Just as a wise parent refuses to give in to every whim of their children, so the wise Christian refuses to surrender to every whim of the immature.  Only when our surrender of liberties builds up the weaker brother and is for his ultimate good, do we give in to his weakness.  Here, as in every area of Christian experience, there are no formulas for us to follow which tell us when to surrender and when to stand fast. It is a decision of faith for which we must ask divine wisdom.

Empowered Servants (Romans 15:3-12, NRSV)

3For Christ did not please himself; but, as it is written, "The insults of those who insult you have fallen on me."
4For whatever was written in former days was written for our instruction, so that by steadfastness and by the encouragement of the scriptures we might have hope.
5May the God of steadfastness and encouragement grant you to live in harmony with one another, in accordance with Christ Jesus,
6so that together you may with one voice glorify the God and Father of our Lord Jesus Christ.
7Welcome one another, therefore, just as Christ has welcomed you, for the glory of God.
8For I tell you that Christ has become a servant of the circumcised on behalf of the truth of God in order that he might confirm the promises given to the patriarchs,
9and in order that the Gentiles might glorify God for his mercy. As it is written, "Therefore I will confess you among the Gentiles, and sing praises to your name";
10and again he says, "Rejoice, O Gentiles, with his people";
11and again, "Praise the Lord, all you Gentiles, and let all the peoples praise him";
12and again Isaiah says, "The root of Jesse shall come, the one who rises to rule the Gentiles; in him the Gentiles shall hope."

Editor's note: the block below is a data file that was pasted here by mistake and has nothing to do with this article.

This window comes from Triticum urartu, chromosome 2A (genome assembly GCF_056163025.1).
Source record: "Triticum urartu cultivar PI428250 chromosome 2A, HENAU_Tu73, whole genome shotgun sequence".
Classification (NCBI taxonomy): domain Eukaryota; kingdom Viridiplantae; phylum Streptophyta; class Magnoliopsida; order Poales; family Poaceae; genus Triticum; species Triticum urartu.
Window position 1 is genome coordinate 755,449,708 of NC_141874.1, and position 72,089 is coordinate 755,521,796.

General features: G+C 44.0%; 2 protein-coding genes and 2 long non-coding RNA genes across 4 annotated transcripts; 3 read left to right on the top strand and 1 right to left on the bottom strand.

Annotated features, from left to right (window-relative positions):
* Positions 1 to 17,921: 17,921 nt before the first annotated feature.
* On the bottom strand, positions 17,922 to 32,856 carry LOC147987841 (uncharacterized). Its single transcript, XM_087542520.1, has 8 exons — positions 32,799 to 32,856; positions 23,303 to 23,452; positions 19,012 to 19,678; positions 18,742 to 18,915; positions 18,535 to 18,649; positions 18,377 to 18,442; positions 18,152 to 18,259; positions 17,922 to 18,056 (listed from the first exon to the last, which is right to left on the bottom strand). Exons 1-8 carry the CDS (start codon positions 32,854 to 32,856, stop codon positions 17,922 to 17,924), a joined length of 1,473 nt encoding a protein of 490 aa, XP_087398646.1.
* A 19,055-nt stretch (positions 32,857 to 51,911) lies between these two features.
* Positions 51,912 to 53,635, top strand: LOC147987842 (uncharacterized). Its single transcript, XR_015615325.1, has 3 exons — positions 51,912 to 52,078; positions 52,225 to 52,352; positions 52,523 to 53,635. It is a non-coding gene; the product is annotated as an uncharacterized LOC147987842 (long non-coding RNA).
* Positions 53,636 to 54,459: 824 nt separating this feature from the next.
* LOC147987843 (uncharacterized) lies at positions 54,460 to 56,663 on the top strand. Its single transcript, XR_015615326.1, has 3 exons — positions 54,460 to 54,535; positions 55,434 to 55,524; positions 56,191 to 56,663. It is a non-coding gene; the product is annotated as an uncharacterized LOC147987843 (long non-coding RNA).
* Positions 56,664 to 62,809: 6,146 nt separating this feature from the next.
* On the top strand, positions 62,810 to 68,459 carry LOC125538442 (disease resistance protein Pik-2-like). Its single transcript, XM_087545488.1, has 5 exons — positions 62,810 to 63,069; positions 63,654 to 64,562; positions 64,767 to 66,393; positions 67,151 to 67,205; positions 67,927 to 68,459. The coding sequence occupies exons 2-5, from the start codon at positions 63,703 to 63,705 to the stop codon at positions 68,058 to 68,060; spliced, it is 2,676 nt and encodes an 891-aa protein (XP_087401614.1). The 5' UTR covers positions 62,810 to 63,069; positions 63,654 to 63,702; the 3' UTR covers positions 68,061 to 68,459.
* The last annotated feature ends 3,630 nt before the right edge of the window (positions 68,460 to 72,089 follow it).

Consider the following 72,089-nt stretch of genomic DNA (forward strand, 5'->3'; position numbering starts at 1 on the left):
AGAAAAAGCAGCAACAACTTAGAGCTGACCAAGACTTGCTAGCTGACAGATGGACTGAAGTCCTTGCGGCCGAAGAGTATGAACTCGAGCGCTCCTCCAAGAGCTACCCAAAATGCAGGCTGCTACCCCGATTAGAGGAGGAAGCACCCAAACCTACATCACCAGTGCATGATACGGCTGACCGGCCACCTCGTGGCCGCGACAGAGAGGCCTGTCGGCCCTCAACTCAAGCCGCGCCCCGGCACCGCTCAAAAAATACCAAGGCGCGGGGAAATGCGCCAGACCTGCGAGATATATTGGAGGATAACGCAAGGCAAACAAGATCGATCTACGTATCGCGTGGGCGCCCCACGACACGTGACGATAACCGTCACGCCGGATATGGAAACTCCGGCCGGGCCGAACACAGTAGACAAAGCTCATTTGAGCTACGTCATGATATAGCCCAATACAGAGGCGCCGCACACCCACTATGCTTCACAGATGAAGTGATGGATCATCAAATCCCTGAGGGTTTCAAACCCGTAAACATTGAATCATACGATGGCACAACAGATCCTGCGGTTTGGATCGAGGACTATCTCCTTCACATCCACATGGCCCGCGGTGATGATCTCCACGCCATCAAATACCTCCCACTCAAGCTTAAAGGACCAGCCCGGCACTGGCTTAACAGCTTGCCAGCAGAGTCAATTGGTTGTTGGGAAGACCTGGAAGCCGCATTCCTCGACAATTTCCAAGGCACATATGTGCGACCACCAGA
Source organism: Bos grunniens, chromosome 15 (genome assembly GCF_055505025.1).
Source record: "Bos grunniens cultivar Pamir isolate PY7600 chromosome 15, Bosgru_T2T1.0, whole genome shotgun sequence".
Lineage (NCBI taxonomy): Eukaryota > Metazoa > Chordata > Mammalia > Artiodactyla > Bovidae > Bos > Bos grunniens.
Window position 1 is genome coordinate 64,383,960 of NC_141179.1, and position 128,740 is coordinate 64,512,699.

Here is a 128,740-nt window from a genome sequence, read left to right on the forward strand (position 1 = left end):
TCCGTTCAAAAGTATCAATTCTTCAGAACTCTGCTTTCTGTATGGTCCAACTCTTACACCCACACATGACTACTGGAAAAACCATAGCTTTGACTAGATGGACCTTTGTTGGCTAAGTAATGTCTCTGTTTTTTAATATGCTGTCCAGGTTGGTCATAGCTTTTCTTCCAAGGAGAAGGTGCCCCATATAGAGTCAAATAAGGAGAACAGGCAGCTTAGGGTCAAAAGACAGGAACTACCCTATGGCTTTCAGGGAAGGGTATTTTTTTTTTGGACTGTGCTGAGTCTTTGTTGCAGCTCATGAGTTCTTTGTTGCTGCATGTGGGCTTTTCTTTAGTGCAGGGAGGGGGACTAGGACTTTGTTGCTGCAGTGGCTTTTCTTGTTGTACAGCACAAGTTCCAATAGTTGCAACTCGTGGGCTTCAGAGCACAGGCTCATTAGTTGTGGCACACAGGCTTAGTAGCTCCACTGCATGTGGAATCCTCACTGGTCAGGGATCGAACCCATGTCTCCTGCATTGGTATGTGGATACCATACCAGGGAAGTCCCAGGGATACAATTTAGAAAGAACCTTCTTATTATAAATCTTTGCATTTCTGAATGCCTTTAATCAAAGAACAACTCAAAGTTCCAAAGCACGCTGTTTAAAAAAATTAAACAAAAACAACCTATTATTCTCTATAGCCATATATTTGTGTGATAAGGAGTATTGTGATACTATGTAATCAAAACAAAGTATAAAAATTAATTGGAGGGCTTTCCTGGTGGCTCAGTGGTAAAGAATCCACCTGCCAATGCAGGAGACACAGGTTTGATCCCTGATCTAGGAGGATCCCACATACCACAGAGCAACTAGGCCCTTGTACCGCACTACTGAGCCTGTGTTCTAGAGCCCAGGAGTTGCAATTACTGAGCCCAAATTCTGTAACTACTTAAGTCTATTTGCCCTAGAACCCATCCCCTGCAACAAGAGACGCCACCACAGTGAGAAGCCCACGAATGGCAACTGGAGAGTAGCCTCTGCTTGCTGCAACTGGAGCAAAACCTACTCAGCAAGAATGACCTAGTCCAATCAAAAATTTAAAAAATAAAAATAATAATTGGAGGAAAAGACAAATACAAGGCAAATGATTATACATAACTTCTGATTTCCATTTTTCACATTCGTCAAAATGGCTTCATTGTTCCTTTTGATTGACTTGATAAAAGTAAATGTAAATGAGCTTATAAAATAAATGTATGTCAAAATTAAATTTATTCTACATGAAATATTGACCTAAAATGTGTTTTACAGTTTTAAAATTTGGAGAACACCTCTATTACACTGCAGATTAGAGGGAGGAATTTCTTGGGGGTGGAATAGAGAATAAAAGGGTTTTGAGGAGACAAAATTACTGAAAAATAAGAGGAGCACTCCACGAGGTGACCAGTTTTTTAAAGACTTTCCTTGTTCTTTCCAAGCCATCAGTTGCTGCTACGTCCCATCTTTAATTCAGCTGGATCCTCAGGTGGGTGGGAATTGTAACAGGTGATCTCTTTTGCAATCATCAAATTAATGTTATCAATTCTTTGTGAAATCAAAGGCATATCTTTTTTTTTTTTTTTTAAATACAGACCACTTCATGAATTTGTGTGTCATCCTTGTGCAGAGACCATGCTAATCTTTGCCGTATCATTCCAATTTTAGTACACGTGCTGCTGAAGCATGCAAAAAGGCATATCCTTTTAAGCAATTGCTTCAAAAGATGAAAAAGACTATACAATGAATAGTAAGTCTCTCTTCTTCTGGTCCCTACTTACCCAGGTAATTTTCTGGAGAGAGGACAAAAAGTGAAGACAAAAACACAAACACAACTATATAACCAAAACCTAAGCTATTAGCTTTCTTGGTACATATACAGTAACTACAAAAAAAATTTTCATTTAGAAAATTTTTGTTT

In verses 3‑12, there are three specific motivations for the surrender of our personal liberties to our weaker brethren.  In verse 3 there is the motivation we find in the example of our Lord.  In verses 4‑6 there is the motivation we receive in the exhortation of the Old Testament Scriptures.  In verses 7‑12 there is the motivation we find from the existence of a divine plan to save Gentiles as well as Jews.

     The first factor in Paul’s incentive program is a reminder of the example set by our Lord Jesus Christ.  Our Lord did not choose to please Himself, that is, to satisfy fleshly appetites, but rather to suffer reproach and persecution of men to bless us with salvation.  Most seem to emphasize the similarity of our situation with that of Christ.  We are to choose to please others by our self‑denial, just as the Lord Jesus Christ sought to please us by His self‑denial.  Our Lord Jesus was willing to suffer the reproaches of dishonor toward God, reproaches totally unjust and unmerited.  

     How can the Scriptures produce hope?  And even more perplexing, what relationship does hope have to the present matter of surrendering Christian liberties?  First, we must begin by defining the word ‘hope.’ Webster says, in part, that hope is, “… desire accompanied by anticipation or expectation.”  Biblically, we would want to be more exact than this.  Christian hope is the assurance of realizing a goal, yet future, but which is certain because it is promised by God and will be accomplished by Him.

     Paul is exhorting the stronger brother to forsake the enjoyment of certain liberties for the present time because it may cause a weaker Christian to stumble.  Hope is what makes the Christian so distinct from those of the ‘now generation’ who suppose they ‘only go around once’ and thus must ‘grab all the gusto they can get.’  Christians don’t have to ‘grab for gusto’ as the television commercial suggests because we don’t go around only once.  The confidence of greater blessing in the future enables us to forsake the relatively insignificant pleasures afforded by our Christian liberties.  Just as the athlete has his attention fixed on the winning of a wreath and so denies himself of present luxuries, so the Christian with his eye fixed on the hope before him says no to what hinders his brother’s spiritual growth (1 Corinthians 9:24‑27).     

     Hope, then, is essential in forsaking the pleasures of certain Christian liberties in the present.  But how does the Old Testament help to produce hope?  Chapter after chapter of the Old Testament Scriptures remind us of the great men of faith who, because of the hope set before them, denied earthly pleasures in order to experience the hope promised by God.